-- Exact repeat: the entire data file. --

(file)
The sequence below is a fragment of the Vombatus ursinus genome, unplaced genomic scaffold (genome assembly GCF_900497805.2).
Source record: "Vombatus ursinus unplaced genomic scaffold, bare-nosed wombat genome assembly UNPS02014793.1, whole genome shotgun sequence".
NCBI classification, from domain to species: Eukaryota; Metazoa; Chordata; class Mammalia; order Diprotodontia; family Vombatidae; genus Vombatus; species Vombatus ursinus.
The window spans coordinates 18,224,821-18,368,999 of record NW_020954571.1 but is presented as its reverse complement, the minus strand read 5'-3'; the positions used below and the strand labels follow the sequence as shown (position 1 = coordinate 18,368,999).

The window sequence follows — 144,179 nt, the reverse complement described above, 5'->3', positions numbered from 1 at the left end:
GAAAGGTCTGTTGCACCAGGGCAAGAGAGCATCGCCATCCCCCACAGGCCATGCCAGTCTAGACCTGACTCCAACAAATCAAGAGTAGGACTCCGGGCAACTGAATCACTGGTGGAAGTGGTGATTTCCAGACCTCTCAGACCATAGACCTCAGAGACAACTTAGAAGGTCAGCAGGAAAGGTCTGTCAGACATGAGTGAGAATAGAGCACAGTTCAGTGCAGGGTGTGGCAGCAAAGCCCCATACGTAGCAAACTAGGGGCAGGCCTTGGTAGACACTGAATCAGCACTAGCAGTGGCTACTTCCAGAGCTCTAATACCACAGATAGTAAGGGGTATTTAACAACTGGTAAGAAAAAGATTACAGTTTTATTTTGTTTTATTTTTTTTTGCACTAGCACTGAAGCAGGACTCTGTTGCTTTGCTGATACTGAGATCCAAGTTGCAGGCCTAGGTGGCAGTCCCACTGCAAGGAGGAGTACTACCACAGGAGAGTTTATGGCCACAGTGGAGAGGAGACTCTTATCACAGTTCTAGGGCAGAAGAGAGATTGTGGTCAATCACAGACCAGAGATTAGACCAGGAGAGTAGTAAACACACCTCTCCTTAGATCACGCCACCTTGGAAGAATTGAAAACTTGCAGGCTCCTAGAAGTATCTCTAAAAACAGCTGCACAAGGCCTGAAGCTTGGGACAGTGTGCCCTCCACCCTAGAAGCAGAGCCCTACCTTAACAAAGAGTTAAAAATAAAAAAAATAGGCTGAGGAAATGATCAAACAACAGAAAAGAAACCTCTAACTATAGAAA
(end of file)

The sequence below is a fragment of the Vombatus ursinus genome, unplaced genomic scaffold (genome assembly GCF_900497805.2).
Source record: "Vombatus ursinus unplaced genomic scaffold, bare-nosed wombat genome assembly UNPS02014793.1, whole genome shotgun sequence".
NCBI classification, from domain to species: Eukaryota; Metazoa; Chordata; class Mammalia; order Diprotodontia; family Vombatidae; genus Vombatus; species Vombatus ursinus.
The window spans coordinates 18,224,821-18,368,999 of record NW_020954571.1 but is presented as its reverse complement, the minus strand read 5'-3'; the positions used below and the strand labels follow the sequence as shown (position 1 = coordinate 18,368,999).

The window sequence follows — 144,179 nt, the reverse complement described above, 5'->3', positions numbered from 1 at the left end:
GAAAGGTCTGTTGCACCAGGGCAAGAGAGCATCGCCATCCCCCACAGGCCATGCCAGTCTAGACCTGACTCCAACAAATCAAGAGTAGGACTCCGGGCAACTGAATCACTGGTGGAAGTGGTGATTTCCAGACCTCTCAGACCATAGACCTCAGAGACAACTTAGAAGGTCAGCAGGAAAGGTCTGTCAGACATGAGTGAGAATAGAGCACAGTTCAGTGCAGGGTGTGGCAGCAAAGCCCCATACGTAGCAAACTAGGGGCAGGCCTTGGTAGACACTGAATCAGCACTAGCAGTGGCTACTTCCAGAGCTCTAATACCACAGATAGTAAGGGGTATTTAACAACTGGTAAGAAAAAGATTACAGTTTTATTTTGTTTTATTTTTTTTTGCACTAGCACTGAAGCAGGACTCTGTTGCTTTGCTGATACTGAGATCCAAGTTGCAGGCCTAGGTGGCAGTCCCACTGCAAGGAGGAGTACTACCACAGGAGAGTTTATGGCCACAGTGGAGAGGAGACTCTTATCACAGTTCTAGGGCAGAAGAGAGATTGTGGTCAATCACAGACCAGAGATTAGACCAGGAGAGTAGTAAACACACCTCTCCTTAGATCACGCCACCTTGGAAGAATTGAAAACTTGCAGGCTCCTAGAAGTATCTCTAAAAACAGCTGCACAAGGCCTGAAGCTTGGGACAGTGTGCCCTCCACCCTAGAAGCAGAGCCCTACCTTAACAAAGAGTTAAAAATAAAAAAAATAGGCTGAGGAAATGATCAAACAACAGAAAAGAAACCTCTAACTATAGAAA